The winner of Australia’s most esteemed literary prize could not attend the ceremony.
Today, Kurdish Iranian writer Behrouz Boochani won the Victorian Prize for Literature for his book, No Friend But the Mountains. Composed one text message at a time from an offshore detention center in Papua New Guinea, the novel has won a $25,000 and $100,000 prize in a country that denied this author refuge and continues to detain him. One of Behrouz Boochani’s greatest achievements should highlight what many perceive as present-day Australia’s greatest shame.
IMAGE VIA SBS NEWS
The experimental format of Boochani’s book was not an artistic decision—it was a necessity. While seeking refuge in Australia, the author was detained on Manus Island, a notorious offshore detention facility. Since he feared for his safety and the safety of his work, he wrote his novel entirely over WhatsApp messenger—and over the course of five years. He was right to be afraid: during his time at the detention center, he witnessed suicide attempts, riots, and murders. His phone was taken twice. “Imagine if I had written this book on paper,” Boochani said, “I would definitely have lost it.”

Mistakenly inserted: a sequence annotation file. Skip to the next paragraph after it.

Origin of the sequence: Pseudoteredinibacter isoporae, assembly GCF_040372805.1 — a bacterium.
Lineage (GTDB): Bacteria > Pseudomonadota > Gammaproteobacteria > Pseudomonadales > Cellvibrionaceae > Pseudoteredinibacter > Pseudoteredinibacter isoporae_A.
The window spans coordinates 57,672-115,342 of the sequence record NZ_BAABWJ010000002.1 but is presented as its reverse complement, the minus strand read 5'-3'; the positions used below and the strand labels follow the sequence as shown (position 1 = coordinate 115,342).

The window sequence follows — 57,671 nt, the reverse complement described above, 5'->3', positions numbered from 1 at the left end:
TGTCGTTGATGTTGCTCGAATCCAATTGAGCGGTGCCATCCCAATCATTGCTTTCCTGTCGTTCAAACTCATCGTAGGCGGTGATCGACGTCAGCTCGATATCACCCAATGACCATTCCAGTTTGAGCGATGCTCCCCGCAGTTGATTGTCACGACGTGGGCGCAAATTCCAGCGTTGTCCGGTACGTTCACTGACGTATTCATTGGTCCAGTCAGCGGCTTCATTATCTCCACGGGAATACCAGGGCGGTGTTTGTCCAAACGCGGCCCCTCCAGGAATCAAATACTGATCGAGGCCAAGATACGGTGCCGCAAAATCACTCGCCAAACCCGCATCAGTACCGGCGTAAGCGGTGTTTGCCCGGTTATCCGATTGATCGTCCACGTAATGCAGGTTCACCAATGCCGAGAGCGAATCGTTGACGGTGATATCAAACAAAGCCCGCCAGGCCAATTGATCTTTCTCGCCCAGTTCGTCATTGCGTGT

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Boochani might have won a significant sum, but money was never his aim in writing the book. Instead, he sought to share his experience of immigration and detention:
My main aim has always been for the people in Australia and around the world to understand deeply how this system has tortured innocent people on Manus and Nauru in a systematic way for almost six years. I hope this award will bring more attention to our situation and create change.
Image Via MO MAgazine
Although the detention camps have been legally closed, their continued existence bodes ill for Australia as a nation and for the people still left inside. LGBT+ people particular have suffered in these camps: in Papua New Guinea, homosexuality is still a crime. Gay men in the immigration detention facility can face up to fourteen years in prison. Boochani describes the camps as “barbaric.”
Boochani may have written the book to spread awareness of these cruelties, but, he admits, there was also another reason. Writing helped him to keep his humanity, his identity, he said. Writing was the thing that allowed him to survive.
Featured Image Via The Guardian